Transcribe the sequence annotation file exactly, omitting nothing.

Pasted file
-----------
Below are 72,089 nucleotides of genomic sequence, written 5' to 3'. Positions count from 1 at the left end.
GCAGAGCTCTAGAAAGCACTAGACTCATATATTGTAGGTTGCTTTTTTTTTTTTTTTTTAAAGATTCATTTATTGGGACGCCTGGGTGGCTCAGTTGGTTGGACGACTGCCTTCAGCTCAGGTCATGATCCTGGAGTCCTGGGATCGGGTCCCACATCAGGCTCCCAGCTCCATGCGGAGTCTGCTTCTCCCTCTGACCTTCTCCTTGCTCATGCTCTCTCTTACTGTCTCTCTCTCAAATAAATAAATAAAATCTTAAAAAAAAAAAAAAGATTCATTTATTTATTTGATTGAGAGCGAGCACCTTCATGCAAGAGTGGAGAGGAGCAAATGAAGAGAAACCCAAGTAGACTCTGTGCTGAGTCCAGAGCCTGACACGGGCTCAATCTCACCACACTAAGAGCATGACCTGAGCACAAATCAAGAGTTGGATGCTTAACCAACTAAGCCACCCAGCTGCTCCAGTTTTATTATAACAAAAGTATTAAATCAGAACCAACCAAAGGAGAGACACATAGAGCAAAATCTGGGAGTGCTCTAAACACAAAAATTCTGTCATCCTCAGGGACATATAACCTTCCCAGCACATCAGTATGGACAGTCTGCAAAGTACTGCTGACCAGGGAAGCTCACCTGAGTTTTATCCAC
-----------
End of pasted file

Below are 72,089 nucleotides of genomic sequence, written 5' to 3'. Positions count from 1 at the left end.
GCAGAGCTCTAGAAAGCACTAGACTCATATATTGTAGGTTGCTTTTTTTTTTTTTTTTTAAAGATTCATTTATTGGGACGCCTGGGTGGCTCAGTTGGTTGGACGACTGCCTTCAGCTCAGGTCATGATCCTGGAGTCCTGGGATCGGGTCCCACATCAGGCTCCCAGCTCCATGCGGAGTCTGCTTCTCCCTCTGACCTTCTCCTTGCTCATGCTCTCTCTTACTGTCTCTCTCTCAAATAAATAAATAAAATCTTAAAAAAAAAAAAAAGATTCATTTATTTATTTGATTGAGAGCGAGCACCTTCATGCAAGAGTGGAGAGGAGCAAATGAAGAGAAACCCAAGTAGACTCTGTGCTGAGTCCAGAGCCTGACACGGGCTCAATCTCACCACACTAAGAGCATGACCTGAGCACAAATCAAGAGTTGGATGCTTAACCAACTAAGCCACCCAGCTGCTCCAGTTTTATTATAACAAAAGTATTAAATCAGAACCAACCAAAGGAGAGACACATAGAGCAAAATCTGGGAGTGCTCTAAACACAAAAATTCTGTCATCCTCAGGGACATATAACCTTCCCAGCACATCAGTATGGACAGTCTGCAAAGTACTGCTGACCAGGGAAGCTCACCTGAGTTTTATCCAC